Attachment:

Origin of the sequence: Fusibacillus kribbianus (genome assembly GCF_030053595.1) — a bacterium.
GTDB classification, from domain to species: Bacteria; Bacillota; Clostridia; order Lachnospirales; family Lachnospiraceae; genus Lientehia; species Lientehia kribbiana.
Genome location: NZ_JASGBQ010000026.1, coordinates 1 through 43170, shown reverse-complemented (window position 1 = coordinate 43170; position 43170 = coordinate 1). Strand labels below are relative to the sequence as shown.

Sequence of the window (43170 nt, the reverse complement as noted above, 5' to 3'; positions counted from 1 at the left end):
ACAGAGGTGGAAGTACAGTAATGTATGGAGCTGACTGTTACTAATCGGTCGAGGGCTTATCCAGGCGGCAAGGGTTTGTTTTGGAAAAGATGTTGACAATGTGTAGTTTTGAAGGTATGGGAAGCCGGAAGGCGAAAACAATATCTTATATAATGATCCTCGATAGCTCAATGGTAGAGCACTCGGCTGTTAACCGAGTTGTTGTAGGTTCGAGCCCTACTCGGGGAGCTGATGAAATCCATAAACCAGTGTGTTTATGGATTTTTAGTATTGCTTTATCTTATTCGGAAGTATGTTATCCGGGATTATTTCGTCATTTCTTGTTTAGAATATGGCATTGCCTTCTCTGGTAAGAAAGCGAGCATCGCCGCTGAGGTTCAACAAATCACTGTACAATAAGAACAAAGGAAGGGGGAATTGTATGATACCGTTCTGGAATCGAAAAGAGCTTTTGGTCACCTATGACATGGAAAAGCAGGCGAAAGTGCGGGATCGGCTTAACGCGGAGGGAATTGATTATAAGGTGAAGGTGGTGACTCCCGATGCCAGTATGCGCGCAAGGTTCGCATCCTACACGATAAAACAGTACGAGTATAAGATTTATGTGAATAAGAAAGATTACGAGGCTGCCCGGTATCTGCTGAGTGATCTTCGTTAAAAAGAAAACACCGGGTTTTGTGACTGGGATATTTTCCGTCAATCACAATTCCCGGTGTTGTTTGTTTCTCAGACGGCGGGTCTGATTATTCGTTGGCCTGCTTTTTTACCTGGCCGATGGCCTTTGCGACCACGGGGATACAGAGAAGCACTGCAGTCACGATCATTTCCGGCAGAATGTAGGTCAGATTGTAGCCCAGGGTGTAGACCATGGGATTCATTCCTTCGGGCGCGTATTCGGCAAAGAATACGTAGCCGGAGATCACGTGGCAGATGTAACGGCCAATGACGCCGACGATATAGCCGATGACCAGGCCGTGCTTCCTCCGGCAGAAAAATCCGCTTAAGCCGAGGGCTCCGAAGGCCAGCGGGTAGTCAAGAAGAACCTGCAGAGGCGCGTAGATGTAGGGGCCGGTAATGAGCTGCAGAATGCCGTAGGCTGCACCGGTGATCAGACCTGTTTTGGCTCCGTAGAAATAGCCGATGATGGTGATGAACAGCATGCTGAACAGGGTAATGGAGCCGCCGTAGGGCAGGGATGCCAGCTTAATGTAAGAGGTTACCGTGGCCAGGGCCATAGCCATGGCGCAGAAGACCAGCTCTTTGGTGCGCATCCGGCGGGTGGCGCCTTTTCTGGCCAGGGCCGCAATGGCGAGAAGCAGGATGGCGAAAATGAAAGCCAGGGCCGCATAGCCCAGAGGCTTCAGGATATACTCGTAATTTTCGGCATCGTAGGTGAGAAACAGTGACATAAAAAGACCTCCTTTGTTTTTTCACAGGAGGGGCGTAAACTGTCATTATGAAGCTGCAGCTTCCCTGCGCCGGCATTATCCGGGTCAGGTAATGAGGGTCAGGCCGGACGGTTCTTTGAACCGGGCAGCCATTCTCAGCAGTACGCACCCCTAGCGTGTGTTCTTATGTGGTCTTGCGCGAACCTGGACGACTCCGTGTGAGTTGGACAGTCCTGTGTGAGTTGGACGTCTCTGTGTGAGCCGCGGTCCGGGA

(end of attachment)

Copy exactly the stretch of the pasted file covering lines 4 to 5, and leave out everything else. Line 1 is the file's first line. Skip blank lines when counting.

Sequence of the window (43170 nt, the reverse complement as noted above, 5' to 3'; positions counted from 1 at the left end):
ACAGAGGTGGAAGTACAGTAATGTATGGAGCTGACTGTTACTAATCGGTCGAGGGCTTATCCAGGCGGCAAGGGTTTGTTTTGGAAAAGATGTTGACAATGTGTAGTTTTGAAGGTATGGGAAGCCGGAAGGCGAAAACAATATCTTATATAATGATCCTCGATAGCTCAATGGTAGAGCACTCGGCTGTTAACCGAGTTGTTGTAGGTTCGAGCCCTACTCGGGGAGCTGATGAAATCCATAAACCAGTGTGTTTATGGATTTTTAGTATTGCTTTATCTTATTCGGAAGTATGTTATCCGGGATTATTTCGTCATTTCTTGTTTAGAATATGGCATTGCCTTCTCTGGTAAGAAAGCGAGCATCGCCGCTGAGGTTCAACAAATCACTGTACAATAAGAACAAAGGAAGGGGGAATTGTATGATACCGTTCTGGAATCGAAAAGAGCTTTTGGTCACCTATGACATGGAAAAGCAGGCGAAAGTGCGGGATCGGCTTAACGCGGAGGGAATTGATTATAAGGTGAAGGTGGTGACTCCCGATGCCAGTATGCGCGCAAGGTTCGCATCCTACACGATAAAACAGTACGAGTATAAGATTTATGTGAATAAGAAAGATTACGAGGCTGCCCGGTATCTGCTGAGTGATCTTCGTTAAAAAGAAAACACCGGGTTTTGTGACTGGGATATTTTCCGTCAATCACAATTCCCGGTGTTGTTTGTTTCTCAGACGGCGGGTCTGATTATTCGTTGGCCTGCTTTTTTACCTGGCCGATGGCCTTTGCGACCACGGGGATACAGAGAAGCACTGCAGTCACGATCATTTCCGGCAGAATGTAGGTCAGATTGTAGCCCAGGGTGTAGACCATGGGATTCATTCCTTCGGGCGCGTATTCGGCAAAGAATACGTAGCCGGAGATCACGTGGCAGATGTAACGGCCAATGACGCCGACGATATAGCCGATGACCAGGCCGTGCTTCCTCCGGCAGAAAAATCCGCTTAAGCCGAGGGCTCCGAAGGCCAGCGGGTAGTCAAGAAGAACCTGCAGAGGCGCGTAGATGTAGGGGCCGGTAATGAGCTGCAGAATGCCGTAGGCTGCACCGGTGATCAGACCTGTTTTGGCTCCGTAGAAATAGCCGATGATGGTGATGAACAGCATGCTGAACAGGGTAATGGAGCCGCCGTAGGGCAGGGATGCCAGCTTAATGTAAGAGGTTACCGTGGCCAGGGCCATAGCCATGGCGCAGAAGACCAGCTCTTTGGTGCGCATCCGGCGGGTGGCGCCTTTTCTGGCCAGGGCCGCAATGGCGAGAAGCAGGATGGCGAAAATGAAAGCCAGGGCCGCATAGCCCAGAGGCTTCAGGATATACTCGTAATTTTCGGCATCGTAGGTGAGAAACAGTGACATAAAAAGACCTCCTTTGTTTTTTCACAGGAGGGGCGTAAACTGTCATTATGAAGCTGCAGCTTCCCTGCGCCGGCATTATCCGGGTCAGGTAATGAGGGTCAGGCCGGACGGTTCTTTGAACCGGGCAGCCATTCTCAGCAGTACGCACCCCTAGCGTGTGTTCTTATGTGGTCTTGCGCGAACCTGGACGACTCCGTGTGAGTTGGACAGTCCTGTGTGAGTTGGACGTCTCTGTGTGAGCCGCGGTCCGGGA